Pharmaceutical companies have said that recruiting for clinical trials is difficult, but according to the Boston Globe, "there's no shortage of people interested in participating" in a study conducted by a researcher at Beth Israel Deaconess Medical Center evaluating whether a daily dose of alcohol can help prevent heart disease.
There have been studies conducted on this question, but they haven't been rigorous or definitive, according to the Wall Street Journal health blog.
In Kenneth Mukamal's study (financed by the National Institute on Alcohol Abuse and Alcoholism), 40 patients 55 and older at risk for heart disease will be randomized to either Crystal Light (lemonade or raspberry lemonade) plus a small amount of grain alcohol (diluted to about 10%) or just Crystal Light and will be followed for six months. At baseline and after six months, according to clinicaltrials.gov, researchers will measure "several standard and novel cardiovascular risk markers in the blood and will perform magnetic resonance imaging to measure atherosclerosis of the aorta."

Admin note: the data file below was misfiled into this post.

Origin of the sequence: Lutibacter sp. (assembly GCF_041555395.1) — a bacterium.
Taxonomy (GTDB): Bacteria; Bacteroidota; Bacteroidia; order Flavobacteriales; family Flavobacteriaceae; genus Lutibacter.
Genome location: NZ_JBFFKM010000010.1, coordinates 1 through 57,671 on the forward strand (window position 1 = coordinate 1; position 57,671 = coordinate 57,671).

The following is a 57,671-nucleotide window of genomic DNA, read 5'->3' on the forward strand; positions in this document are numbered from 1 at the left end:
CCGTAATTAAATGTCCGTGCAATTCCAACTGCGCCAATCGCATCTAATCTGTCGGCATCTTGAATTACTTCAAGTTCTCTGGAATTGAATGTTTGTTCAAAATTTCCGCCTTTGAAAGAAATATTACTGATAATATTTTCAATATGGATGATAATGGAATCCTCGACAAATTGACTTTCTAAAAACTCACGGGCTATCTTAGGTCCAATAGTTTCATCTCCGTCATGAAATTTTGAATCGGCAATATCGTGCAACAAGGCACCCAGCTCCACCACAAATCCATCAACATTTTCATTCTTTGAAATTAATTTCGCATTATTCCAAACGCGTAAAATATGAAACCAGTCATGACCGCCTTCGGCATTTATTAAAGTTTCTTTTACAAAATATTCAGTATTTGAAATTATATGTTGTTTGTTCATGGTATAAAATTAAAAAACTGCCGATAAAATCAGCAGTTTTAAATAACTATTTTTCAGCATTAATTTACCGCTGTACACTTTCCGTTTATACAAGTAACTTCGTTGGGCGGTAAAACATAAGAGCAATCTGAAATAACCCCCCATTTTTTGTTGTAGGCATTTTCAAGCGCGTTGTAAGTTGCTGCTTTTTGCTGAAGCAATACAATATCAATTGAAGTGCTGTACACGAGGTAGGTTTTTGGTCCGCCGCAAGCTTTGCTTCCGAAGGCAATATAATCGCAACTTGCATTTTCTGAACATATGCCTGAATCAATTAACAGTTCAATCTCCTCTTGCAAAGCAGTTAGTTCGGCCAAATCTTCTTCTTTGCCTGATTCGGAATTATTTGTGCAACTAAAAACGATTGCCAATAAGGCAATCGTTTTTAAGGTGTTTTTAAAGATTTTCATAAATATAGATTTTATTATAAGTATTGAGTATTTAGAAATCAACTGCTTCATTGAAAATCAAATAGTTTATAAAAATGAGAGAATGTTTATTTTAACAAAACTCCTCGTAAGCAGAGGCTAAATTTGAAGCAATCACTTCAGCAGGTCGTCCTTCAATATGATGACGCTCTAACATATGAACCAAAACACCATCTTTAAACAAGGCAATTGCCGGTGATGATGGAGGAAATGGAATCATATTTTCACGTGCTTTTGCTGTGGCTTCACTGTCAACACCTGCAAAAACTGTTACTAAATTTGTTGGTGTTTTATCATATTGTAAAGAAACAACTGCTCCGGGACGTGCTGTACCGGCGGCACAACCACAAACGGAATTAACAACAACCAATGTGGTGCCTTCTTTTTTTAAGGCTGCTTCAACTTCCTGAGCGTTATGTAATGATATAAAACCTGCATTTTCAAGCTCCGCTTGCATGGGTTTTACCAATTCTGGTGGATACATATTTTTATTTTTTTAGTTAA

The Boston Globe reporter, Stephen Smith, does a wonderful job capturing why we need a study like this: "[The] public often feels whipsawed. One week, alcohol's good for you. The next, it's bad for you."
So, all joking aside, I think this is a great idea. Should I drink a glass of wine per day, or will it give me cancer? What about wine versus beer versus liquor? How much is too much? How does it vary by age, gender and maybe even ethnicity? This is definitely one study I'm excited to read about in mid-2010, when the researchers estimate they'll have results.